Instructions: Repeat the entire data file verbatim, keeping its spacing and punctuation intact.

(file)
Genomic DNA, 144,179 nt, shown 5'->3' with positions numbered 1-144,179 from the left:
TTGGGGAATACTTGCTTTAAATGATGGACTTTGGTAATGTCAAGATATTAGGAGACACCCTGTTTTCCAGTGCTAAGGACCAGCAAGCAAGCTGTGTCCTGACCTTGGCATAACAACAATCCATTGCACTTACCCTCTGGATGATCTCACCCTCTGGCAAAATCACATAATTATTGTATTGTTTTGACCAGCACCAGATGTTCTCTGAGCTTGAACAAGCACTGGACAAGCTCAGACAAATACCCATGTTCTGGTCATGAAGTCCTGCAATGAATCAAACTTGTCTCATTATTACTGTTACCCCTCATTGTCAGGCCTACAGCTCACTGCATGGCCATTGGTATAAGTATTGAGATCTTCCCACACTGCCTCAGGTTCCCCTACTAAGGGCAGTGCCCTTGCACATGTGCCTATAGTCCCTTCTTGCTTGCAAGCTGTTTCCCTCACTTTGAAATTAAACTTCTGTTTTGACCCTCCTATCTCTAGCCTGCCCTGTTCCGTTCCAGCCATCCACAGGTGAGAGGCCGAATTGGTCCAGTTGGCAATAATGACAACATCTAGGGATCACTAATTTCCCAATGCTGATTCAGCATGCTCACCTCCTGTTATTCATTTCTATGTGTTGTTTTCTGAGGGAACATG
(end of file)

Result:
Genomic DNA, 144,179 nt, shown 5'->3' with positions numbered 1-144,179 from the left:
TTGGGGAATACTTGCTTTAAATGATGGACTTTGGTAATGTCAAGATATTAGGAGACACCCTGTTTTCCAGTGCTAAGGACCAGCAAGCAAGCTGTGTCCTGACCTTGGCATAACAACAATCCATTGCACTTACCCTCTGGATGATCTCACCCTCTGGCAAAATCACATAATTATTGTATTGTTTTGACCAGCACCAGATGTTCTCTGAGCTTGAACAAGCACTGGACAAGCTCAGACAAATACCCATGTTCTGGTCATGAAGTCCTGCAATGAATCAAACTTGTCTCATTATTACTGTTACCCCTCATTGTCAGGCCTACAGCTCACTGCATGGCCATTGGTATAAGTATTGAGATCTTCCCACACTGCCTCAGGTTCCCCTACTAAGGGCAGTGCCCTTGCACATGTGCCTATAGTCCCTTCTTGCTTGCAAGCTGTTTCCCTCACTTTGAAATTAAACTTCTGTTTTGACCCTCCTATCTCTAGCCTGCCCTGTTCCGTTCCAGCCATCCACAGGTGAGAGGCCGAATTGGTCCAGTTGGCAATAATGACAACATCTAGGGATCACTAATTTCCCAATGCTGATTCAGCATGCTCACCTCCTGTTATTCATTTCTATGTGTTGTTTTCTGAGGGAACATG